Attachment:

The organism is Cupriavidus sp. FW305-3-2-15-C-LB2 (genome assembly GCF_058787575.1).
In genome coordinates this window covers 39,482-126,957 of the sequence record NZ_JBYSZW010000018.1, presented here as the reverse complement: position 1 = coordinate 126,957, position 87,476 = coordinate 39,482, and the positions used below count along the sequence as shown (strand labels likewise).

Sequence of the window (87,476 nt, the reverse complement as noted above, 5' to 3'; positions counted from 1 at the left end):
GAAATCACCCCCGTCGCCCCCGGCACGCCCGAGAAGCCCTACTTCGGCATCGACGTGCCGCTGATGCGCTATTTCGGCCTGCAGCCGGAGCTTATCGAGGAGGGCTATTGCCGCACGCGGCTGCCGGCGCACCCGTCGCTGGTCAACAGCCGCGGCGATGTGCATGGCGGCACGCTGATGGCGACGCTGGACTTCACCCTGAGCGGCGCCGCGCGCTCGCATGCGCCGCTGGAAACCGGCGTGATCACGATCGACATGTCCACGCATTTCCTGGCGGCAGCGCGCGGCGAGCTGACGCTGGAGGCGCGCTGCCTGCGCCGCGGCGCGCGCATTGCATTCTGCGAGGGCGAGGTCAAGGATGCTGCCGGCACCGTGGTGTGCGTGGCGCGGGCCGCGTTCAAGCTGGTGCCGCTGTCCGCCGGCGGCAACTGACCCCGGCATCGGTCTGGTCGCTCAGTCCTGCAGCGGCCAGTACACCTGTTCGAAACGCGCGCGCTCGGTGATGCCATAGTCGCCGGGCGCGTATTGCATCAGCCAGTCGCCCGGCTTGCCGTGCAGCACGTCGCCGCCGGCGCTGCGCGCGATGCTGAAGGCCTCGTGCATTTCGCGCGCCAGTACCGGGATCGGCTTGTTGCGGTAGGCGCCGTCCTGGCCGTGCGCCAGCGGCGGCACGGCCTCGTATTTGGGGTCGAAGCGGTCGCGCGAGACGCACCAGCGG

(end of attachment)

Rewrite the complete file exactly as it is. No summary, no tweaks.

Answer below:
The organism is Cupriavidus sp. FW305-3-2-15-C-LB2 (genome assembly GCF_058787575.1).
In genome coordinates this window covers 39,482-126,957 of the sequence record NZ_JBYSZW010000018.1, presented here as the reverse complement: position 1 = coordinate 126,957, position 87,476 = coordinate 39,482, and the positions used below count along the sequence as shown (strand labels likewise).

Sequence of the window (87,476 nt, the reverse complement as noted above, 5' to 3'; positions counted from 1 at the left end):
GAAATCACCCCCGTCGCCCCCGGCACGCCCGAGAAGCCCTACTTCGGCATCGACGTGCCGCTGATGCGCTATTTCGGCCTGCAGCCGGAGCTTATCGAGGAGGGCTATTGCCGCACGCGGCTGCCGGCGCACCCGTCGCTGGTCAACAGCCGCGGCGATGTGCATGGCGGCACGCTGATGGCGACGCTGGACTTCACCCTGAGCGGCGCCGCGCGCTCGCATGCGCCGCTGGAAACCGGCGTGATCACGATCGACATGTCCACGCATTTCCTGGCGGCAGCGCGCGGCGAGCTGACGCTGGAGGCGCGCTGCCTGCGCCGCGGCGCGCGCATTGCATTCTGCGAGGGCGAGGTCAAGGATGCTGCCGGCACCGTGGTGTGCGTGGCGCGGGCCGCGTTCAAGCTGGTGCCGCTGTCCGCCGGCGGCAACTGACCCCGGCATCGGTCTGGTCGCTCAGTCCTGCAGCGGCCAGTACACCTGTTCGAAACGCGCGCGCTCGGTGATGCCATAGTCGCCGGGCGCGTATTGCATCAGCCAGTCGCCCGGCTTGCCGTGCAGCACGTCGCCGCCGGCGCTGCGCGCGATGCTGAAGGCCTCGTGCATTTCGCGCGCCAGTACCGGGATCGGCTTGTTGCGGTAGGCGCCGTCCTGGCCGTGCGCCAGCGGCGGCACGGCCTCGTATTTGGGGTCGAAGCGGTCGCGCGAGACGCACCAGCGG